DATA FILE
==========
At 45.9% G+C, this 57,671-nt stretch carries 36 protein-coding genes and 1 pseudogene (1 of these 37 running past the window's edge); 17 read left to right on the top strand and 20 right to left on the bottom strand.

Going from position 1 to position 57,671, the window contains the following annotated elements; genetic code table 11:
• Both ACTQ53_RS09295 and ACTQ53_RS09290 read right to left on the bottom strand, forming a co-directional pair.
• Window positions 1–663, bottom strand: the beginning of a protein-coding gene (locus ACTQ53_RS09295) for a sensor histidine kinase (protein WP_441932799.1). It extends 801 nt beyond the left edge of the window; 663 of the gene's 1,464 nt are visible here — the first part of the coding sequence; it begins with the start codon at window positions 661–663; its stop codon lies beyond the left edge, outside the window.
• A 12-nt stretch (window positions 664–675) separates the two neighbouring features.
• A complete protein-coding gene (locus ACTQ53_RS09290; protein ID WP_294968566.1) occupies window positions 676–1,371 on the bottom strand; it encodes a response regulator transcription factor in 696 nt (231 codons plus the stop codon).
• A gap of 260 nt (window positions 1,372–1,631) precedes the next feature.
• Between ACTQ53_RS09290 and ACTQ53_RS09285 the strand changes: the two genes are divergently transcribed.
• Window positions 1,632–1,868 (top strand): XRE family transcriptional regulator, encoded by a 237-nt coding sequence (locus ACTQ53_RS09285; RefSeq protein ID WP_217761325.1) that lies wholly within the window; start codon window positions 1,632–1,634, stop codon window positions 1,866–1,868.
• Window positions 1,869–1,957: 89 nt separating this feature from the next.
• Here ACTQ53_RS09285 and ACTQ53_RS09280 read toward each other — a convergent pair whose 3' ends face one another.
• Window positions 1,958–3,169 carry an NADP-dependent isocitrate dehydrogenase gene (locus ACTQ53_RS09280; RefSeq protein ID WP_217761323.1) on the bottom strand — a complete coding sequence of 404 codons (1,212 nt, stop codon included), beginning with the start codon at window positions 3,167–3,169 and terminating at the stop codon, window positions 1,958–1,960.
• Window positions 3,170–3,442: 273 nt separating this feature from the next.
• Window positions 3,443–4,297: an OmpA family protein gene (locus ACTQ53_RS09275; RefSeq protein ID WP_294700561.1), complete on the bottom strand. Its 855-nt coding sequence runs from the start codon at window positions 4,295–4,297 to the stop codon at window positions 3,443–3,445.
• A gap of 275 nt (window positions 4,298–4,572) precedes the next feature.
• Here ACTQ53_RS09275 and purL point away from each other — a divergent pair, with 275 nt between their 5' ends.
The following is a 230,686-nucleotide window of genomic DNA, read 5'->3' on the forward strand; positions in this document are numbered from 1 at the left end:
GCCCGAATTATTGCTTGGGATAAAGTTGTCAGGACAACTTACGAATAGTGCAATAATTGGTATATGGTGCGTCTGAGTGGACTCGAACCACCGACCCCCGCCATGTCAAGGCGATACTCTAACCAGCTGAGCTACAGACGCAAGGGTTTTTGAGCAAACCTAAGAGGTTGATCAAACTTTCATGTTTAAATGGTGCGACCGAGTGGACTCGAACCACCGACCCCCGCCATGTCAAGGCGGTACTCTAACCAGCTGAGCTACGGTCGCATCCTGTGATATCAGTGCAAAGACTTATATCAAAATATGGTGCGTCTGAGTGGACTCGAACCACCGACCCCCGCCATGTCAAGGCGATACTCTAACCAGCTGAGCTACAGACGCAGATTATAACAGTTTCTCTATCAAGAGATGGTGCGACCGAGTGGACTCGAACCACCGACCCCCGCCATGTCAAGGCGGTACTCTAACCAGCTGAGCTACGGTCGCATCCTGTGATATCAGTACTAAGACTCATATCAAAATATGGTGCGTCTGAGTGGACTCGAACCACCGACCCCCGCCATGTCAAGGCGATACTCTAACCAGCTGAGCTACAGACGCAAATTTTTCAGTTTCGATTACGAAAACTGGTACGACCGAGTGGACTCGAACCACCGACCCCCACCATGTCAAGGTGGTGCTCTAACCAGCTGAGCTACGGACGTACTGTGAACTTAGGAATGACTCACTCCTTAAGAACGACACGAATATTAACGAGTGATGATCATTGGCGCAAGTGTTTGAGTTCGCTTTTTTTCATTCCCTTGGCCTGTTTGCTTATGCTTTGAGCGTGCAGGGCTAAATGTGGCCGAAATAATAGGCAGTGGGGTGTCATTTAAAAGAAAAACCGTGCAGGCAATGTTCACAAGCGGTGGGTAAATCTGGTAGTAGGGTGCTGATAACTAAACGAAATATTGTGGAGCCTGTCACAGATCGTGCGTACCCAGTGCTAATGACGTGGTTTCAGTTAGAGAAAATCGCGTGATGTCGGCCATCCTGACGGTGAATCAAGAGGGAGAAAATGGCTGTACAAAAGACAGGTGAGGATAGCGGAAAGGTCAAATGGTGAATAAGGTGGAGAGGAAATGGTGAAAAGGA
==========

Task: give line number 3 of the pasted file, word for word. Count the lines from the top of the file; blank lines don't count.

• Both ACTQ53_RS09295 and ACTQ53_RS09290 read right to left on the bottom strand, forming a co-directional pair.